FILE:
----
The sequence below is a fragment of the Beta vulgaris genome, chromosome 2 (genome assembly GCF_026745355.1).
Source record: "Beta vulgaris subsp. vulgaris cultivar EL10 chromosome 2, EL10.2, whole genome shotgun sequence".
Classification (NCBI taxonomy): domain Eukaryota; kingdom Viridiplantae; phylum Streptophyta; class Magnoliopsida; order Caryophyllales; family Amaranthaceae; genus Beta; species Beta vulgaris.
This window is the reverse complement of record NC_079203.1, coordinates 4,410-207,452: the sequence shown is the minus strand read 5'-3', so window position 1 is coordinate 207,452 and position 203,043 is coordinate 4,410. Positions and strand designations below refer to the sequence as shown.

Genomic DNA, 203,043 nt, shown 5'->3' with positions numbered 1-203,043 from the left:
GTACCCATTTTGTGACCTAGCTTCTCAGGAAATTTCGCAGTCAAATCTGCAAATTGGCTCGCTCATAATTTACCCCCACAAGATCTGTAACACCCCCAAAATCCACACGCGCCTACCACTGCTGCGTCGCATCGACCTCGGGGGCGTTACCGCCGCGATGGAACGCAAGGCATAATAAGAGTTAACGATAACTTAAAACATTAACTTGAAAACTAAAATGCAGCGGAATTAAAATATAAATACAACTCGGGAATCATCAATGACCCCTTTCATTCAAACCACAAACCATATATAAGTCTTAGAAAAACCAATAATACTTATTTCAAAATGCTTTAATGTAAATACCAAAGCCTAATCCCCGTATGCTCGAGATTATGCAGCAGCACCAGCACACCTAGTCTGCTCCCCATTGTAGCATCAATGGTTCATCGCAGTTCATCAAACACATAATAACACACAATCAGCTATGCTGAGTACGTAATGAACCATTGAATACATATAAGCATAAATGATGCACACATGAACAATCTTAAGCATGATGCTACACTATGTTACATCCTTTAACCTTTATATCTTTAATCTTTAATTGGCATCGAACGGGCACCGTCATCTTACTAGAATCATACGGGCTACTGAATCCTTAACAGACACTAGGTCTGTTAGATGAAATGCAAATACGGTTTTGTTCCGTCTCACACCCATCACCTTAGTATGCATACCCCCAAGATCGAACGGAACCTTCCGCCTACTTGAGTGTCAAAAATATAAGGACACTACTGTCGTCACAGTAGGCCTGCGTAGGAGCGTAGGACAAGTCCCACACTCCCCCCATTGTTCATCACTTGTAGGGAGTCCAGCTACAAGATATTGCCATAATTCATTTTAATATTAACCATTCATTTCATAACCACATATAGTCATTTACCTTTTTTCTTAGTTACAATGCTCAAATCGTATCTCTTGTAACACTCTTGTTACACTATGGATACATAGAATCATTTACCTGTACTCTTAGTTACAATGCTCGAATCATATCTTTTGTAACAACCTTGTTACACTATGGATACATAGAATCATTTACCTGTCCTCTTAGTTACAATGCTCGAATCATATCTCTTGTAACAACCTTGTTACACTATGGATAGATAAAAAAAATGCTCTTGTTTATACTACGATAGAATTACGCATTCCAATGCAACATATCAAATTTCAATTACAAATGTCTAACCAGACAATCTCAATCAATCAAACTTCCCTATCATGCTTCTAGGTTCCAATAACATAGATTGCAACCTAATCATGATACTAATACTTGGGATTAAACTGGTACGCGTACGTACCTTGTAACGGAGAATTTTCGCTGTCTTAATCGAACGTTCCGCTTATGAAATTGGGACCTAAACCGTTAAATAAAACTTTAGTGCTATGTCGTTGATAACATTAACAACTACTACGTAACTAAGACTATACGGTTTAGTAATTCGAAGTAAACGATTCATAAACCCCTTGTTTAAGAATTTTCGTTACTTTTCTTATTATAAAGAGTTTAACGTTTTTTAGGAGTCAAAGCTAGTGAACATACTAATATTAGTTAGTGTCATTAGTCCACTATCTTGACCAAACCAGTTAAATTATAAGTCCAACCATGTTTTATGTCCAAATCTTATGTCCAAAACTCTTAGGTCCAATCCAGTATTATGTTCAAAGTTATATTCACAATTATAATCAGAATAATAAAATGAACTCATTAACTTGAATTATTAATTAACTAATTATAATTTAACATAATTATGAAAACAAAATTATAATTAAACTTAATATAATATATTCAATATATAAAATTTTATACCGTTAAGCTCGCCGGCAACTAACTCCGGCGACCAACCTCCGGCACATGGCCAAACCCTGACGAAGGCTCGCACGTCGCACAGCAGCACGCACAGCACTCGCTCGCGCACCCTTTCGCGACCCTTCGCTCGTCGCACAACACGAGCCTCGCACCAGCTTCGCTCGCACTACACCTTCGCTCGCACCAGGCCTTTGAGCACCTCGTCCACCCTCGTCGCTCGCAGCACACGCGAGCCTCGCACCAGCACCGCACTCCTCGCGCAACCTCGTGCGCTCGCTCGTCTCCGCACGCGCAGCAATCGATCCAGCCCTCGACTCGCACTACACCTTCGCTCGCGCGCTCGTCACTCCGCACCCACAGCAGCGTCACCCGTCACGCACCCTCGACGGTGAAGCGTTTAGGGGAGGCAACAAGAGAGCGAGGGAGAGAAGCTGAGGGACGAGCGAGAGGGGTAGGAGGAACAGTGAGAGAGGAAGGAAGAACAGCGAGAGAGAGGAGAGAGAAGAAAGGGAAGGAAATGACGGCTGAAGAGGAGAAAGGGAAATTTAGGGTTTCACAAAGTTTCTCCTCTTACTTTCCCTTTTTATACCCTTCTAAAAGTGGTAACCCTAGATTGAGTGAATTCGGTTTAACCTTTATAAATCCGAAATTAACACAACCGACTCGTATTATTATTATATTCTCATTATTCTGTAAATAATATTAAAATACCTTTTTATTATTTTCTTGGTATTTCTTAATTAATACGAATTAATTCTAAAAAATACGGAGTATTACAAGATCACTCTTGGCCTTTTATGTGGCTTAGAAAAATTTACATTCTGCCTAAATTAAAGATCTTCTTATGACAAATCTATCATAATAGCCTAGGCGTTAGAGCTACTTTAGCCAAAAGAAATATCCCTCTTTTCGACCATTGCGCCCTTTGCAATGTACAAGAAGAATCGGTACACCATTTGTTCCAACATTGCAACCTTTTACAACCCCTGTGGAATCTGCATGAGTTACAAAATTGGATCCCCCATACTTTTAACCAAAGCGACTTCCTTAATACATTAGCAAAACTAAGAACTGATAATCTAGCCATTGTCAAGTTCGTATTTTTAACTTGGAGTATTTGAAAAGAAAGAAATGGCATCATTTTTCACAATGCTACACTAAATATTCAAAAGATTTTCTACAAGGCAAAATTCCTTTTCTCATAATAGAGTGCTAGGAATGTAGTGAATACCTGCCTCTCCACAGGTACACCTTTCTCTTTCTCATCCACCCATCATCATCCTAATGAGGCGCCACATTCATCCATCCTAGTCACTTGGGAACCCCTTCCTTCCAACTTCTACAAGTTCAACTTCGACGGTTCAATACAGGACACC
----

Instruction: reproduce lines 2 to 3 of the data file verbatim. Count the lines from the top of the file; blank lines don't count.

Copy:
Source record: "Beta vulgaris subsp. vulgaris cultivar EL10 chromosome 2, EL10.2, whole genome shotgun sequence".
Classification (NCBI taxonomy): domain Eukaryota; kingdom Viridiplantae; phylum Streptophyta; class Magnoliopsida; order Caryophyllales; family Amaranthaceae; genus Beta; species Beta vulgaris.